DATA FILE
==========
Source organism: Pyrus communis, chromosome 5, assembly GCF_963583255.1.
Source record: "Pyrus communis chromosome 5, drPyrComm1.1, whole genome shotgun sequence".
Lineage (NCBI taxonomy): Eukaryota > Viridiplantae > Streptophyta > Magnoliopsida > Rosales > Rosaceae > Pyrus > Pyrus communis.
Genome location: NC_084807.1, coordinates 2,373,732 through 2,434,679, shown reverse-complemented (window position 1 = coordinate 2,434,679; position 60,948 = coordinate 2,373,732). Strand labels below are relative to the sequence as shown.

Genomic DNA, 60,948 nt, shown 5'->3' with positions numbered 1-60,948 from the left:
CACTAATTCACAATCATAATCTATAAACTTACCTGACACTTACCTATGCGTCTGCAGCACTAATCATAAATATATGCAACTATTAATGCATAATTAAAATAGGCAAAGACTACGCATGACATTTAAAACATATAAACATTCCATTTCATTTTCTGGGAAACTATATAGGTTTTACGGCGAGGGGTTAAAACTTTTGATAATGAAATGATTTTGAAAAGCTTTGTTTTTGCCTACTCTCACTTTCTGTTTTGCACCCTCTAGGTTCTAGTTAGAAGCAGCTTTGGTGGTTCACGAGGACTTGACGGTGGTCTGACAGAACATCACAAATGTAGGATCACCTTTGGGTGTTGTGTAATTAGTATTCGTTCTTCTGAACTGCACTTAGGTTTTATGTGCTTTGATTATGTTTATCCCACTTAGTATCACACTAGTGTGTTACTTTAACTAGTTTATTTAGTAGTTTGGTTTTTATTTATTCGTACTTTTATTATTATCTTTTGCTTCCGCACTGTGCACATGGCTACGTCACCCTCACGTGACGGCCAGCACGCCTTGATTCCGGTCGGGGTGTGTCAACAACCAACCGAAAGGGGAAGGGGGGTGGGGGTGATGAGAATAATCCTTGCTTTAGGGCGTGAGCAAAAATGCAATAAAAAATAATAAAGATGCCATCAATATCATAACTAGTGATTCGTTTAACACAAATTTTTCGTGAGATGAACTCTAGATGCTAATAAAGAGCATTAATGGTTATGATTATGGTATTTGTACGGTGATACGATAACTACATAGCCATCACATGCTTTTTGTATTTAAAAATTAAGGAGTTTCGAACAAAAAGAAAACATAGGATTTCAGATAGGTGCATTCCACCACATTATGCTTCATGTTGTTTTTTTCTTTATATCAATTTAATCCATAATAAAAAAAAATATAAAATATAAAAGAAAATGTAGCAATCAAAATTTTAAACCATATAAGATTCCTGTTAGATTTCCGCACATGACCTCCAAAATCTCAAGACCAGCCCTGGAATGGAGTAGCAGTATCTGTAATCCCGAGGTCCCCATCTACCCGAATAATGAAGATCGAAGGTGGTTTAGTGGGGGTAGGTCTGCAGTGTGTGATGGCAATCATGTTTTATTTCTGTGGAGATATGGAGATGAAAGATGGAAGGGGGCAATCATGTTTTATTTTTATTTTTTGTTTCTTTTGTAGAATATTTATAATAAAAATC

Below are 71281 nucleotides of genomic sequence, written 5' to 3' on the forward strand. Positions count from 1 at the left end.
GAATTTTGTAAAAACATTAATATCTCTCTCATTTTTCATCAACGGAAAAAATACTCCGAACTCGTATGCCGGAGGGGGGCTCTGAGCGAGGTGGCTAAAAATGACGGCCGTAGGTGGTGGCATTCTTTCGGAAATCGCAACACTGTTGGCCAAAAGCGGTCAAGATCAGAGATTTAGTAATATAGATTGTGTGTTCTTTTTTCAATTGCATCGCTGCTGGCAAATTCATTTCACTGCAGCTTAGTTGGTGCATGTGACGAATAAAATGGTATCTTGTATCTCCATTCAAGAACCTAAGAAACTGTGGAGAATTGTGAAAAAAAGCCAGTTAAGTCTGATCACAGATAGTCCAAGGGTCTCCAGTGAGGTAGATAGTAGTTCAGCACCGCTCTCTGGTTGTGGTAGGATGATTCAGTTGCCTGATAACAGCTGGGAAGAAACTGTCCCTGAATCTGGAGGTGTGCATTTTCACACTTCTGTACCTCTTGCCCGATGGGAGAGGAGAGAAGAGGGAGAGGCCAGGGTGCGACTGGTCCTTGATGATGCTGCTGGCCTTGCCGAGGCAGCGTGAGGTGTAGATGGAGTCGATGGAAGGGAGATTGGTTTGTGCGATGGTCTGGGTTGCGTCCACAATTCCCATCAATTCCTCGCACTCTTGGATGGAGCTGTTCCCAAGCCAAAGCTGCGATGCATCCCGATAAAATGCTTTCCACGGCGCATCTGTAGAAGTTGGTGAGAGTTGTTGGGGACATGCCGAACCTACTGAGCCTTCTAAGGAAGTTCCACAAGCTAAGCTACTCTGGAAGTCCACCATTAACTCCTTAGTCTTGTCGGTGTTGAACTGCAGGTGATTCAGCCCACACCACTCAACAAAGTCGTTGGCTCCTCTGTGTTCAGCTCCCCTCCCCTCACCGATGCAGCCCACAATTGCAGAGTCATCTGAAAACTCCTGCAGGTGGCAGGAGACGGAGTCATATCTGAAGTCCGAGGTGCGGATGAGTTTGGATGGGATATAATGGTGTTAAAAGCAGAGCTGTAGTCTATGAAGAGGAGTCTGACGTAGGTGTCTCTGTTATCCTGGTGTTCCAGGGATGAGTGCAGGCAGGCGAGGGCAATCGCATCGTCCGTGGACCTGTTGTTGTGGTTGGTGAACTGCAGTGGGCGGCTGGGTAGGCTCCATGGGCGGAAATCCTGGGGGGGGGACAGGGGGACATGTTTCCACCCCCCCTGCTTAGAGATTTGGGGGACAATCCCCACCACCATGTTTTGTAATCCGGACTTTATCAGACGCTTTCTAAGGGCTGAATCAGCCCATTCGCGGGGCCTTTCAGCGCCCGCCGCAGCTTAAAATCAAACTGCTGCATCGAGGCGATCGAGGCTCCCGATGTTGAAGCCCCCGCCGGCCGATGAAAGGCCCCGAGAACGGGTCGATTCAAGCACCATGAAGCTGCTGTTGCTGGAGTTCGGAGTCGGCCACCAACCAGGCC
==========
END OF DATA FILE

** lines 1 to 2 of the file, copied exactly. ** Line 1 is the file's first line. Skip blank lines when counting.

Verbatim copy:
Source organism: Pyrus communis, chromosome 5, assembly GCF_963583255.1.
Source record: "Pyrus communis chromosome 5, drPyrComm1.1, whole genome shotgun sequence".